Screenwriting Thoughts on Monsters University


So in case I haven’t mentioned this about a hundred (thousand) times on this blog, I am a huge fan of Pixar movies and anything stemming from Disney – and being the five year olds that we are (and I say we are five not because of the whole Disney-Pixar kid association, but because this is how giddy we get when we go see movies) I finally had a chance to go watch ‘Monsters University’ with my sister and as I always like to do, I decided to dissect it.

First, judging from the marketing and the gags, I was guessing it would be something fairly average but it didn’t turn out to be. Pixar did do its trademark magic and the best thing I can say about it is that it is incredibly full of heart and didn’t cease to surprise. Without giving too much away, every scene was crafted with care, the dialogue was spot-on, the characters extremely well developed.  I can’t remember the first Monsters much but I do remember that Mike Wazowsky (the one eyed cyclops) was the more annoying of the two, but he is the protagonist here and an extremely likeable, engaging one at that. It was also a nice surprise, because somehow I assumed the focus would be more on Sulley. The first Act sets up the story really well – introduces Mike the starry-eyed, passionate ‘scarer’ and then the story continues introducing a new motley crew of characters. It’s a college movie, buddy movie-type with monsters – but an incredibly likeable and relatable one about our two favorite monsters and how they eventually come into their own. And then there is the creepy cockroach-dragon played by Helen Mirren as the main antagonist – though I will admit I wasn’t a huge fan of the character, scary yes, and somewhat unfortunately familiar as well. But the weaker traits of the story were balanced with the greater underdog elements, every scene and subplot mellifluously functioning in a coherent, unpredictable and hilarious unit. Not to mention Mike and Sulley’s rivalry and how they fit together: Mike, a wannabe ‘scarer’ who relies too much on smarts and bookish knowledge and Sulley, a natural talent who is unable to go by the book. Speaking of scenes, one of my favorites, without spoiling is the scene where they interact with the human world (though I missed Boo terribly here!).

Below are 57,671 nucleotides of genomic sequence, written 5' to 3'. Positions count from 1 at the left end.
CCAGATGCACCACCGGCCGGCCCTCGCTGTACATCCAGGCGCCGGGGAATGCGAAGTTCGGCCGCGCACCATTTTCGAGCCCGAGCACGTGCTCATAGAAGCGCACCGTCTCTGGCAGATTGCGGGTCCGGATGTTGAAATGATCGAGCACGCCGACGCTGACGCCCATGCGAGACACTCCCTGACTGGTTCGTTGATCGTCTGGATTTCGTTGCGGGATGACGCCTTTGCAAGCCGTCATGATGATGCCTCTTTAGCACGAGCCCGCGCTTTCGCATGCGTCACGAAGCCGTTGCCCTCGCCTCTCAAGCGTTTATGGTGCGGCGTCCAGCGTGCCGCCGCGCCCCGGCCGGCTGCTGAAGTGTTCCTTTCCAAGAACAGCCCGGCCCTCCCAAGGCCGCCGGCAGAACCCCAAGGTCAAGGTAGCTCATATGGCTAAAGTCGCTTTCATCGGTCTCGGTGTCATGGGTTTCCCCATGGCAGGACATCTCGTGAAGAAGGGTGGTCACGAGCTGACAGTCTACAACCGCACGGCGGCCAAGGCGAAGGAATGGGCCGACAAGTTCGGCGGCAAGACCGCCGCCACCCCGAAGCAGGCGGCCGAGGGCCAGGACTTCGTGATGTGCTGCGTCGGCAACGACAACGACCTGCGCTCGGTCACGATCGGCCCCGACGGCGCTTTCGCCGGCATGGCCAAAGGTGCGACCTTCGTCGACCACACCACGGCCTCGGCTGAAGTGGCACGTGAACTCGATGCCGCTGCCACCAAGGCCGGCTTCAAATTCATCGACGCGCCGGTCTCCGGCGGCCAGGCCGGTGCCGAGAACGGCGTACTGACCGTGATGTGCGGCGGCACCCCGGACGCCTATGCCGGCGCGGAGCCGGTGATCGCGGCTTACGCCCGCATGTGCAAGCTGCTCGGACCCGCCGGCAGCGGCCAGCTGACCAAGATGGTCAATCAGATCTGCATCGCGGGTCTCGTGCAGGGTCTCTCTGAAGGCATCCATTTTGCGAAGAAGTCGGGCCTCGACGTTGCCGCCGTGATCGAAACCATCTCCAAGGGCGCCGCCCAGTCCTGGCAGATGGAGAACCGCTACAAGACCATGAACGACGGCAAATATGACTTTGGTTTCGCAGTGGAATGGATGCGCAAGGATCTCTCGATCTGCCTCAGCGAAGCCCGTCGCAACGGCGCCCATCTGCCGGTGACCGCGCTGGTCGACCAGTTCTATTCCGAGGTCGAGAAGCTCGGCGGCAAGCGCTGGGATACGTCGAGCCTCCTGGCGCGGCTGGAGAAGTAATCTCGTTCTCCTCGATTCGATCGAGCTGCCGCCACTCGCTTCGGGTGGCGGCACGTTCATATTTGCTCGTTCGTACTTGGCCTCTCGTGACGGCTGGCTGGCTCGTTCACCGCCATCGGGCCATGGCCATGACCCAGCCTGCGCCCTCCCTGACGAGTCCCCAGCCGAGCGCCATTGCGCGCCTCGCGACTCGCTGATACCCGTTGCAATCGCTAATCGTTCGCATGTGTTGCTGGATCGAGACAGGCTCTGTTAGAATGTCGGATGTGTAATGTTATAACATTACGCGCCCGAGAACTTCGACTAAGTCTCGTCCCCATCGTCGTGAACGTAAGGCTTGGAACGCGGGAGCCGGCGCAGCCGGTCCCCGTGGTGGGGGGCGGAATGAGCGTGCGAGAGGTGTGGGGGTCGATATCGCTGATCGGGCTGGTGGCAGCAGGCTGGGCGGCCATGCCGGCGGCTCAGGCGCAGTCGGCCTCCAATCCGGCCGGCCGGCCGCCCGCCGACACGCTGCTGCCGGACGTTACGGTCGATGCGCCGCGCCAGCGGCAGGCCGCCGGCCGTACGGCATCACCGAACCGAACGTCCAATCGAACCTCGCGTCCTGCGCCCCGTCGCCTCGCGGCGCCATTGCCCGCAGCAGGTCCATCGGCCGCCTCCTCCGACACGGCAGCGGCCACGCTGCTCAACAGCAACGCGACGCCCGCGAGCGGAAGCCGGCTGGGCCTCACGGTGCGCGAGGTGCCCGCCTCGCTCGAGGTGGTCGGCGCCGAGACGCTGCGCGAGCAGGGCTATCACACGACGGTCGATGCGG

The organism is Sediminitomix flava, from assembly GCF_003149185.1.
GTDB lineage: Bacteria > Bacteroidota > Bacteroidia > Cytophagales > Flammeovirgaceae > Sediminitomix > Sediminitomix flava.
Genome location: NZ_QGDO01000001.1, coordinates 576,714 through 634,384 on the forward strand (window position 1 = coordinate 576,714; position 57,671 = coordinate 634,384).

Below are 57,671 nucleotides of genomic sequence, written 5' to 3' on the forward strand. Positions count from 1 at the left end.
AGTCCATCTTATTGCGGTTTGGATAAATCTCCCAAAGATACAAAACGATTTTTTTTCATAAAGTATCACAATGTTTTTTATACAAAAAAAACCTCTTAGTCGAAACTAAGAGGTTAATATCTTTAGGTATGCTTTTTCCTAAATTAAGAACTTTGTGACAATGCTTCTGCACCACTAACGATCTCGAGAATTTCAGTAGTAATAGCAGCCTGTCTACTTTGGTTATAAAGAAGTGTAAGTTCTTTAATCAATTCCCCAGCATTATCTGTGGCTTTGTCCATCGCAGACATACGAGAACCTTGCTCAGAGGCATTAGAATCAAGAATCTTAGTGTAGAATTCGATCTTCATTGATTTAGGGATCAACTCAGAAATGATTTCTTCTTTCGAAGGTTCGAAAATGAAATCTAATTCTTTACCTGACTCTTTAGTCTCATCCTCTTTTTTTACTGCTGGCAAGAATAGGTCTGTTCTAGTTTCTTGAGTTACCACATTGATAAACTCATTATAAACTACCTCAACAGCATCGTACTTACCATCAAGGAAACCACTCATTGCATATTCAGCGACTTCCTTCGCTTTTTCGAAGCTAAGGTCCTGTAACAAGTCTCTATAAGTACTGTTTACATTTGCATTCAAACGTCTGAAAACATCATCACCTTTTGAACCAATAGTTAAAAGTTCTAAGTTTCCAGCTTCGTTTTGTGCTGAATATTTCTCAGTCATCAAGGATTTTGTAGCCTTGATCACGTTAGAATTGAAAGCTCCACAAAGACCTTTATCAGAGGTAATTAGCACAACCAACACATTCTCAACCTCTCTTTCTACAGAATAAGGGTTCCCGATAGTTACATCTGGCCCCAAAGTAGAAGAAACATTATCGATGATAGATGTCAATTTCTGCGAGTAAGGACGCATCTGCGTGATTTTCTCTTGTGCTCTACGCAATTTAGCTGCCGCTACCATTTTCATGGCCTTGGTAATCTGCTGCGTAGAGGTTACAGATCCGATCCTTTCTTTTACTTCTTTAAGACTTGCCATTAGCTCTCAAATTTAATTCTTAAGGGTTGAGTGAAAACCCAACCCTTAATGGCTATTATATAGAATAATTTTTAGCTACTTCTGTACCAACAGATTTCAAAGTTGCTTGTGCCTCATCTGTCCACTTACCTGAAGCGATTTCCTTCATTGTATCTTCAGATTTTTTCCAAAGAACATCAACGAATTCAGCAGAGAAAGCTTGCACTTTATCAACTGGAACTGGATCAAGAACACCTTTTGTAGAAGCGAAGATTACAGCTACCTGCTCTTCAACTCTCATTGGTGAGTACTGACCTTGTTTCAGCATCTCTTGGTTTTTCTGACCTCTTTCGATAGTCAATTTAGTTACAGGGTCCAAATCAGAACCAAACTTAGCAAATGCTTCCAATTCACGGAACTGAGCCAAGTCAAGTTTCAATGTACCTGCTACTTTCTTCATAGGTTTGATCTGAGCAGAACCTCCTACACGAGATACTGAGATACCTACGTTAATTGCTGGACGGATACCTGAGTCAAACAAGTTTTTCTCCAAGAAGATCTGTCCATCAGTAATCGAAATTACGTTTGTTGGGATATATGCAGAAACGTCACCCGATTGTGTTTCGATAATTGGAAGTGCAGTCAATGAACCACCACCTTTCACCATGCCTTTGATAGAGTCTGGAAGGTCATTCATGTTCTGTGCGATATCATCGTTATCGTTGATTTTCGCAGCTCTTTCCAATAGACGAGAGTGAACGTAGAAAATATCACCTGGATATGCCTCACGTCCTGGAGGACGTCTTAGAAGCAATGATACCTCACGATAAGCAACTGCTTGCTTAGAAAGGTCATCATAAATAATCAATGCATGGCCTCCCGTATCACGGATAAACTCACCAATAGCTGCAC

Perhaps my only grievance with ‘Monsters University’ is that it’s not an ‘original’. It’s not Toystory one or two or three – all of which despite being sequels, were certainly stories of their own. Perhaps, and this was the first thing I thought when I heard plans for this sequel – there was no ‘real need’ for a prequel – something that seems very akin to Dreamworks’ money-making tactics with the Shrek sequels. Did anybody really need to know how the two monsters met? Wouldn’t a better sequel have been a continuation of the first saga? Not sure – however, I still really enjoyed it. Not a classic like the toystory sequels, but still worthily entertaining and well worth some time and money.

So go see it  (it’s 78% on Rotten Tomatoes) and let me know your thoughts if you have any!  For more movie rants or just plain ol’ curiosity, here’s my previous ‘Man of Steel’ review. New posts on drafts, where to learn screenwriting, and more coming up in the next two weeks. Have a great weekend!


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